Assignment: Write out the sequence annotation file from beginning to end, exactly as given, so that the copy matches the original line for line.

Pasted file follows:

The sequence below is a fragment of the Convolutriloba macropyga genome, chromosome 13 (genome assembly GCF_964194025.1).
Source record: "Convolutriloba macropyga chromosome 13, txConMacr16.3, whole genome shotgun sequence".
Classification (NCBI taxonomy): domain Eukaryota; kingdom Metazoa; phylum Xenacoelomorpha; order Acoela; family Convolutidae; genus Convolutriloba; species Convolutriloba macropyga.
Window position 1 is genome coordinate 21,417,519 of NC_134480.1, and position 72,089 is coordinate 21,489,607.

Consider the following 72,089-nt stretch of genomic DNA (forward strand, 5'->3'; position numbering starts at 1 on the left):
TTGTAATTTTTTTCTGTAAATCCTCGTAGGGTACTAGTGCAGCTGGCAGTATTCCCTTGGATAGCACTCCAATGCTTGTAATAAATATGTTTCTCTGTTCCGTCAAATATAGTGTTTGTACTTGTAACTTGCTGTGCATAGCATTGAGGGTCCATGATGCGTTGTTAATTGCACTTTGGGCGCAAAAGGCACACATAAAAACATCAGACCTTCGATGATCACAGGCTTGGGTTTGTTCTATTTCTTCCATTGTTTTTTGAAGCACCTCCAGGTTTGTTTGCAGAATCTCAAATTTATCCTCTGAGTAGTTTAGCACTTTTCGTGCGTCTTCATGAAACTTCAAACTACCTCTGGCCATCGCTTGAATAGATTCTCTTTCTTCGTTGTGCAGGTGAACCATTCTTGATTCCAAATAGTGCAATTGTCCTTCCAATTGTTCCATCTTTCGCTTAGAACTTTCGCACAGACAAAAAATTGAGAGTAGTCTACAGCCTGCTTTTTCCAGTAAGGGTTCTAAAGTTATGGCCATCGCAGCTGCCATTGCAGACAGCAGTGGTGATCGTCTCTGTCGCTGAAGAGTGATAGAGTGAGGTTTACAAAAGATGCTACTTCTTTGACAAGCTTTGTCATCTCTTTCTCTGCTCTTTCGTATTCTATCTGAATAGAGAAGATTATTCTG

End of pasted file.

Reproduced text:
The sequence below is a fragment of the Convolutriloba macropyga genome, chromosome 13 (genome assembly GCF_964194025.1).
Source record: "Convolutriloba macropyga chromosome 13, txConMacr16.3, whole genome shotgun sequence".
Classification (NCBI taxonomy): domain Eukaryota; kingdom Metazoa; phylum Xenacoelomorpha; order Acoela; family Convolutidae; genus Convolutriloba; species Convolutriloba macropyga.
Window position 1 is genome coordinate 21,417,519 of NC_134480.1, and position 72,089 is coordinate 21,489,607.

Consider the following 72,089-nt stretch of genomic DNA (forward strand, 5'->3'; position numbering starts at 1 on the left):
TTGTAATTTTTTTCTGTAAATCCTCGTAGGGTACTAGTGCAGCTGGCAGTATTCCCTTGGATAGCACTCCAATGCTTGTAATAAATATGTTTCTCTGTTCCGTCAAATATAGTGTTTGTACTTGTAACTTGCTGTGCATAGCATTGAGGGTCCATGATGCGTTGTTAATTGCACTTTGGGCGCAAAAGGCACACATAAAAACATCAGACCTTCGATGATCACAGGCTTGGGTTTGTTCTATTTCTTCCATTGTTTTTTGAAGCACCTCCAGGTTTGTTTGCAGAATCTCAAATTTATCCTCTGAGTAGTTTAGCACTTTTCGTGCGTCTTCATGAAACTTCAAACTACCTCTGGCCATCGCTTGAATAGATTCTCTTTCTTCGTTGTGCAGGTGAACCATTCTTGATTCCAAATAGTGCAATTGTCCTTCCAATTGTTCCATCTTTCGCTTAGAACTTTCGCACAGACAAAAAATTGAGAGTAGTCTACAGCCTGCTTTTTCCAGTAAGGGTTCTAAAGTTATGGCCATCGCAGCTGCCATTGCAGACAGCAGTGGTGATCGTCTCTGTCGCTGAAGAGTGATAGAGTGAGGTTTACAAAAGATGCTACTTCTTTGACAAGCTTTGTCATCTCTTTCTCTGCTCTTTCGTATTCTATCTGAATAGAGAAGATTATTCTG